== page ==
FICO and VantageScore are the most often used scoring formulas.
However, it’s also possible that a lender will utilize its own rating system. And because of that, you’ll notice that you have varying credit scores. With that being said, there isn’t one number that identifies a good credit score.
These components are also the factors that affect your credit scores. This information comes in handy if you want to increase your credit score. Or, you can also use them to understand more about credit scores in general.
What Is a Good FICO Score?
You have a good FICO score if it falls between 670 and 739. If you have a score between 580 and 669, it means you have a “fair” FICO score. On the other hand, scores between 740 and 799 are regarded as “very good”. Anything over 800 is considered “outstanding”.
What is a Good VantageScore?
VantageScore identifies credit scores with “superprime”, “prime”, “near prime”, and “subprime”.
Superprime scores exceed 780, while prime scores range from 661 to 780. Those between 601 and 660 are referred to as “near prime”. Ultimately, those below 600 are referred to as “subprime.”
How to Get a Good Credit Score?
Paying off your debt on time and in full is the best method to achieve a good credit score. However, it’s not the only thing you can do to maintain your credit score. The following steps will help you increase your credit score.
1. Always Make On-Time Payments
It’s important to pay all of your bills on time, not just your credit cards and loans. Some people use third-party services that schedule timely rent and utility bill payments. If you don’t use one and you fall behind on those accounts, it can negatively impact your credit score. You can maintain a decent credit score by paying all of your bills on schedule.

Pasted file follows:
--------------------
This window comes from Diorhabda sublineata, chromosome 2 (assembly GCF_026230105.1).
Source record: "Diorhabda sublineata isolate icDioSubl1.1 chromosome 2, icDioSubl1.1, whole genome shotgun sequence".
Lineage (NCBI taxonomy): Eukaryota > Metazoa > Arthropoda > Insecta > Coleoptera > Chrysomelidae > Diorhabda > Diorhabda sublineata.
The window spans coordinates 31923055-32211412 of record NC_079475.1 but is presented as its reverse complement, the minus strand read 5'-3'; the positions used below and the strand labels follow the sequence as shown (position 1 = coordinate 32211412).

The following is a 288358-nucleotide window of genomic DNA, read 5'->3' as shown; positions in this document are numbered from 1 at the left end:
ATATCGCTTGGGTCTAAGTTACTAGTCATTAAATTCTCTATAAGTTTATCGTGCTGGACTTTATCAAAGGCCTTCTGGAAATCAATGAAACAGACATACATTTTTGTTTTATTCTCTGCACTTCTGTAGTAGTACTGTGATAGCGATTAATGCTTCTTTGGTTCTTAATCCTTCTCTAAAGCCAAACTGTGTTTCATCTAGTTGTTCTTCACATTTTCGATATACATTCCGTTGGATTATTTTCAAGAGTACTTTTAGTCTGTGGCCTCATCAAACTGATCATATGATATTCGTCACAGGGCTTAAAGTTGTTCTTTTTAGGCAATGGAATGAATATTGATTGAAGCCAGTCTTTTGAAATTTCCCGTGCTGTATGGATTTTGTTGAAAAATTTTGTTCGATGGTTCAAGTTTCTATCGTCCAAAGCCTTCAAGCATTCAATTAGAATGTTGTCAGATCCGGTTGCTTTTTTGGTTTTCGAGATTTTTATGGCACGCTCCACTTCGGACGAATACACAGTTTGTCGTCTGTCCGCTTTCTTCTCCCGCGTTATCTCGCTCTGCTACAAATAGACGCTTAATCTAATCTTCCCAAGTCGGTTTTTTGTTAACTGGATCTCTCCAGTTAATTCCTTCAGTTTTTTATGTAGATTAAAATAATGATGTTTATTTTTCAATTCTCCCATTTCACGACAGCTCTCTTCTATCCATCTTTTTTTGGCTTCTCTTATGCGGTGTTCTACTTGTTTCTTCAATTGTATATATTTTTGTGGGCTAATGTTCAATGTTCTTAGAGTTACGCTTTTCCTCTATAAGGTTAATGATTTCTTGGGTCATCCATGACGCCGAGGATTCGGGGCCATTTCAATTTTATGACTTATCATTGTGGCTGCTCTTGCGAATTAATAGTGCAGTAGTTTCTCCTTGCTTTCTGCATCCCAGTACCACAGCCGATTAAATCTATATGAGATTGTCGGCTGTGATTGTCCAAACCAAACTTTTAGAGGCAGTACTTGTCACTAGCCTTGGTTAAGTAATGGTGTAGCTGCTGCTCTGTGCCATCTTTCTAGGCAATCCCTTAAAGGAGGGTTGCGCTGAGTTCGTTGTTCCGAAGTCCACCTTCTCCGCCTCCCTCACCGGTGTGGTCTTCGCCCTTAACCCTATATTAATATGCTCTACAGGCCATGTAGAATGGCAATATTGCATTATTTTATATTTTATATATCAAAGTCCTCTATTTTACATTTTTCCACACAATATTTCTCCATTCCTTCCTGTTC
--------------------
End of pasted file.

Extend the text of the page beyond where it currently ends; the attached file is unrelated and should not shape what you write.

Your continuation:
2. Maintain a Low Credit Card Balance
Your credit score will suffer if your card balance is higher than your credit limit. To prevent this, your overall credit card balances should be less than 30% of your total credit limits. And it’s better if it’s lower than that.
You should not charge more than 30% of your credit limit. Even if you plan to pay off the sum when your payment is due. When your bill ends, card issuers normally report the balance. That’s the number that will appear on your credit report.
It’s better to keep track of your accounts online and make enough payments. This will get your balances as low as possible before the billing month ends.
3. Keep Your Old Credit Cards Open
Closing a credit card means your credit card issuer stops sending updates to credit bureaus. This can ultimately harm your credit score. Inactive accounts are given less weight in the credit scoring algorithm.
The credit bureau will erase that closed account’s history from your credit report after 10 years. When that happens, your average credit age will be reduced and this lowers your credit score. Doing this also reduces the amount of credit you have that is accessible.
4. Monitor Your Credit Report
Just because you handle your credit responsibly doesn’t guarantee everyone else will. Errors in your credit record could result in a reduction in your credit score.
Inaccurate information on your credit report can also result from identity theft and credit card fraud. Monitoring your credit report throughout the year allows you to identify errors sooner. By doing so, you can dispute errors on your credit report and maintain a good credit score.
These methods can help you improve your credit score. If you really want to have a good creditscore, you need to make a habit out of them.
However, it’s still advisable to hire credit repair professionals. They can recommend specific ways to improve your credit score.
Moreover, they will also help you dispute inaccuracies in your credit report. If you’re a new credit holder, you’ll find these professionals to be beneficial in improving your credit score.
Credit scores are important to get approved for a credit card or a loan. If you have a good credit score, you’ll have better chances of acquiring loans. Understanding credit scores help you achieve or maintain a good score.
On another note, attempting to increase your creditscore teaches you good money management skills. It’s laying a foundation that will assist you as you continue on your path to financial security.